Latest: the future of learning’s coming along (CALF)

BDRA’s Creating Academic Learning Futures (CALF) project, in collaboration with the University of Falmouth, is looking at the future of learning. If you’d like to know more, there’s a blog for the project, videos and a wiki.

Last December Sandra Romenska blogged about CALF at Online Educa in Berlin. She mentioned Lord Puttnam (Chancellor of the Open University), one of those behind an initiative to change how we think about education. There’s a We Are the People Weve Been Waiting For website. There’s also a 77-minute documentary. I watched it recently: it’s thought provoking but has too many of the great and good, as well as five children who speak up well about what they haven’t had.

For contrast, you may like to look at George Siemens’ 9-minute video, asking is it possible to de-school society? Across the water, Stephen Downes says that according to the New York Times, “an American kid drops out of high school at an average rate of one every 26 seconds. In some large urban districts, only half of the students ever graduate. Of the kids who manage to get through high school, only about a third are ready to move on to a four-year college.”

Efforts to use IT to upgrade education still fail catastrophically sometimes: in South Korea the Ministry of Education, Science and Technology thought it saw the future and spent about US$250 million to install 65-inch electronic blackboards in 256 middle and high school classrooms across the country, only to find they are little used. For 2010, Lev Gonick considers IT in Higher Education.

Maybe Harvard has a better idea for influencing the future of learning. Stephen Downes notes that to create a new generation of educational leaders, Harvard is launching a three year, tuition-free doctorate which will include a final year field placement. It will initially offer places on the Ed.L.D to just 25 candidates.

Have a look  at the Educause Magazine for January-February Innovation: Rethinking the Future of Higher Education.

The best news is that BDRA is aiming to launch an MSc in Innovative Education and Training (Learning Futures). More details soon.

David Hawkridge

How Many Students In University After The Recession?

Almost half of British industries have no intentions of employing any of the hundreds of thousands of new graduates who will flood the job market in the next three months, according to a study by the Chartered Institute of Personnel and Development and KPMG, reported in today’s Independent.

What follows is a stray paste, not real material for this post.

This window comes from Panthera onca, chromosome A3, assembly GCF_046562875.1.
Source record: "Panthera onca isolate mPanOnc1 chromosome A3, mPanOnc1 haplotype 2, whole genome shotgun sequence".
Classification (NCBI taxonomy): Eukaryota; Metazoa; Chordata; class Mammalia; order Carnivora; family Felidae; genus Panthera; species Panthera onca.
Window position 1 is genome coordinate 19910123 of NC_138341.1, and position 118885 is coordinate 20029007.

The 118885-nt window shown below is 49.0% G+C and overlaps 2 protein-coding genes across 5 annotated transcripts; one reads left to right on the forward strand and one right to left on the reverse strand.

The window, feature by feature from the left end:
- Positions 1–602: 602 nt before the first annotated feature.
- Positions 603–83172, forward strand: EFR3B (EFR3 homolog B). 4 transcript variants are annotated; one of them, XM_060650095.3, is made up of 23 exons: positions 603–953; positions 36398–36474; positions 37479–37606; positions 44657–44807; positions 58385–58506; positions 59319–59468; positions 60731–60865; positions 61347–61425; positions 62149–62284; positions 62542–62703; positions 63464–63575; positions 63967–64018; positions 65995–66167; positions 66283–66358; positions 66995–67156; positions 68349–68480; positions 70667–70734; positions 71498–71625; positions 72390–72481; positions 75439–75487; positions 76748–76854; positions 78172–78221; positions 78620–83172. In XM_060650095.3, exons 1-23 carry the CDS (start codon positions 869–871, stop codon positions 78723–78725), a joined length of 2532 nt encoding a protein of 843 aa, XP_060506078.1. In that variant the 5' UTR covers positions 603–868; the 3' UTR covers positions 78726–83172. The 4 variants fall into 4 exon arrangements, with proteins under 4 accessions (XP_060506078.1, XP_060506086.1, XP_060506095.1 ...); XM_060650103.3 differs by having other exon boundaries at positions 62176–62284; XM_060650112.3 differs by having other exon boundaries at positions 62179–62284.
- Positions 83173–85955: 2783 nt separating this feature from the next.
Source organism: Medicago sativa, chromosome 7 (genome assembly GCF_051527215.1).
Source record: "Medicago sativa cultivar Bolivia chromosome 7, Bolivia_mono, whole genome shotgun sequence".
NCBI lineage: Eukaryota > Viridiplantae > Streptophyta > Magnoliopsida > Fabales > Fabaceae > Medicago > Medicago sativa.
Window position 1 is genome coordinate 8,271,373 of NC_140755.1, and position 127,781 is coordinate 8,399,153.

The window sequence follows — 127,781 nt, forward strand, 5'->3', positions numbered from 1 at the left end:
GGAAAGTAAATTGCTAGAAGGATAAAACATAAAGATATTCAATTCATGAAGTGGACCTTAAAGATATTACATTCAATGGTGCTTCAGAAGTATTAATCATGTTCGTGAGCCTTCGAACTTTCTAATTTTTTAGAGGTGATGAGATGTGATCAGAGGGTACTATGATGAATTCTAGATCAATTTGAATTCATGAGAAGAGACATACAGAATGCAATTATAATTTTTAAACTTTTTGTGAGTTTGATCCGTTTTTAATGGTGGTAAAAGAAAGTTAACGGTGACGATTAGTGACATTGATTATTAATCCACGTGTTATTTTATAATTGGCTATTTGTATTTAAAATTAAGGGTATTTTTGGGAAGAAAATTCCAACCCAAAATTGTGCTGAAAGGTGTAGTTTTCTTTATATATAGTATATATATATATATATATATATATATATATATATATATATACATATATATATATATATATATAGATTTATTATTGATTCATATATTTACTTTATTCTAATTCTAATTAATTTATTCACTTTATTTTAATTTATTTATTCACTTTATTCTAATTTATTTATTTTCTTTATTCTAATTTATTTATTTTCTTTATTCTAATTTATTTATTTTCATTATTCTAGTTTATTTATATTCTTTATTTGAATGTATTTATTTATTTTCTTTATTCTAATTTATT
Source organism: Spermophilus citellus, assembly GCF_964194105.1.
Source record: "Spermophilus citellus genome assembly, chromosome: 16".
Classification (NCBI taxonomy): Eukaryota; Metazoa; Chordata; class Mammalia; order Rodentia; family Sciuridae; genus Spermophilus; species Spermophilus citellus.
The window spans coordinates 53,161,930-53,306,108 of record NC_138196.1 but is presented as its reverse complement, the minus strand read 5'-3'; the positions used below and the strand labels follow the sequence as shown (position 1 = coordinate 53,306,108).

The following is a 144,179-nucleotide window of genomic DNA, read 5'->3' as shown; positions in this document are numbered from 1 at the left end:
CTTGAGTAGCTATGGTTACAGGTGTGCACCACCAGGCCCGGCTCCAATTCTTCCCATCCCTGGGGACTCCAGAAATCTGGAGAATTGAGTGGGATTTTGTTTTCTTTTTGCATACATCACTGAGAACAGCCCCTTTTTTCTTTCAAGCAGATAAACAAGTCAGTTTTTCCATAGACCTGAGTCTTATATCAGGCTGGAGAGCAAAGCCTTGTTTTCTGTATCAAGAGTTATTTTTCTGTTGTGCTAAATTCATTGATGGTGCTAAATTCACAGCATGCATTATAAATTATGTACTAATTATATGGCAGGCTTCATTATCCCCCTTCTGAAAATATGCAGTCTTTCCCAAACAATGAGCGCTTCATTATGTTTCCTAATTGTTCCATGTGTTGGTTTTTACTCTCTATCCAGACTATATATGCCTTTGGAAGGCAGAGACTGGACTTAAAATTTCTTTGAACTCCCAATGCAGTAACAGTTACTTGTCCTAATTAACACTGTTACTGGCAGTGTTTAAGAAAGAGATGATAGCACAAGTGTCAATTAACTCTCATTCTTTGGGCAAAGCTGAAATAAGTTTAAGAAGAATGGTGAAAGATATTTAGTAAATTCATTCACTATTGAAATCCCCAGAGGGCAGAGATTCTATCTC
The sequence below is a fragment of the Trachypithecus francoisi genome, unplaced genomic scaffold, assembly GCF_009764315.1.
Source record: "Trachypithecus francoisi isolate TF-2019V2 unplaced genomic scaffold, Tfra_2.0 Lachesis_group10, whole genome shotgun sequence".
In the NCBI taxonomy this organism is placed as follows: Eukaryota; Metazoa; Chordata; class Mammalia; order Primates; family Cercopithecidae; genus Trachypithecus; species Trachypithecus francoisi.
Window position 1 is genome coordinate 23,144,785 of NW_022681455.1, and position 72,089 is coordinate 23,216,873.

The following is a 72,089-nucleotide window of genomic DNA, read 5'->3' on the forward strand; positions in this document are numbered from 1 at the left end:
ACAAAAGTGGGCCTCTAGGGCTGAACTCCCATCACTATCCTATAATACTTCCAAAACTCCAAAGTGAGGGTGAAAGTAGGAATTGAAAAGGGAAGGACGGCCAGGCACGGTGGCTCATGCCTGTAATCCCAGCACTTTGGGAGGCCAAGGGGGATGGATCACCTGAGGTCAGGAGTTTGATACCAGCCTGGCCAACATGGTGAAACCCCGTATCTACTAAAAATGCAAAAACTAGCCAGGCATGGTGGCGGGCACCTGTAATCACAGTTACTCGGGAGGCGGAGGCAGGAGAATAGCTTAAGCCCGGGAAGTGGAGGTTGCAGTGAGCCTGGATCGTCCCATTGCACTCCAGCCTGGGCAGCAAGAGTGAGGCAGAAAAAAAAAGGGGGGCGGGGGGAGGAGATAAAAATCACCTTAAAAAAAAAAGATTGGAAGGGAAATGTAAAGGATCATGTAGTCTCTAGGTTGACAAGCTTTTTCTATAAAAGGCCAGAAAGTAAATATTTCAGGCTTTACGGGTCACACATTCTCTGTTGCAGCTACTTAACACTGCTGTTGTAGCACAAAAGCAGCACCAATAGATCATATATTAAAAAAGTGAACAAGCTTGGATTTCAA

Gerwyn Davis, public policy adviser at the Chartered Institute of Personnel and Development has said:  “It is going to be a long, hot summer for many of this year’s graduates and school leavers, as they sweat over their chances of finding work. Employers have for a long time had doubts about the employability skills of those leaving education, and this year’s crop face employers in a more choosey mood than ever before. Against this backdrop, graduates and school leavers need to sharpen their case for being picked ahead of their classmates – and fast.”

The question is, what will be the lesson learnt for those who are still in high school, but who observe what is happening to their older peers after graduation. In all likelihood they will take it into account when deciding whether to go into higher education when their time comes.

What will be the outcome for universities in the future, when government targets of getting 50 per cent of young people into higher education are weighed against consideration that the average graduate today, who is likely to be leaving university owing £16,000 for tuition fees, is considered for employment by only 50% of employers? And given that bodies like the very Chartered Institute of Personnel and Development, mentioned above, come forward with advice like “Employers have for a long time had doubts about the employability skills of those leaving education… students need to get work experience, demonstrate a broad range of non-study related skills…” A university degree is no longer the surest way to a good job. In fact, the winner of the “Best Job in the World”, (care-taker of a tropical island with a salary of 70 000 UKP) advertised by the Australian Board of Tourism landed the job in tough global competition, after an innovative marketing campaign that highlighted the power of social media, rather than qualifications and diplomas (you can see some of the applications on Youtube here: http://www.youtube.com/profile?user=islandreefjob&view=videos&start=40).

The first universities were institutional innovation centres which emerged in the 12th to 14th century Europe as a result of the need to consolidate and expand intellectual resources in response to increasing demands for knowledge and skills in the economy and society. Despite debates whether universities have remained these “medieval organisations,” unchanged over the 700-800 years of their existence or have been transformed by major changes, consensus seems to prevail about intensifying pressures for reform in higher education institutions today. It is important that planning and management are not dominated by short-term thinking about immediate problems and maintaining established practices. Neglect of the long term is increasingly problematic in meeting the challenges of complexity and change in higher education. In order to be able to look beyond the constraints of the present, especially when the investment of significant resources is concerned, higher education institutions need to sharpen their capacity to systematically explore and connect together various driving forces, trends, and conditioning factors so as to envisage alternative futures for themselves and for higher education.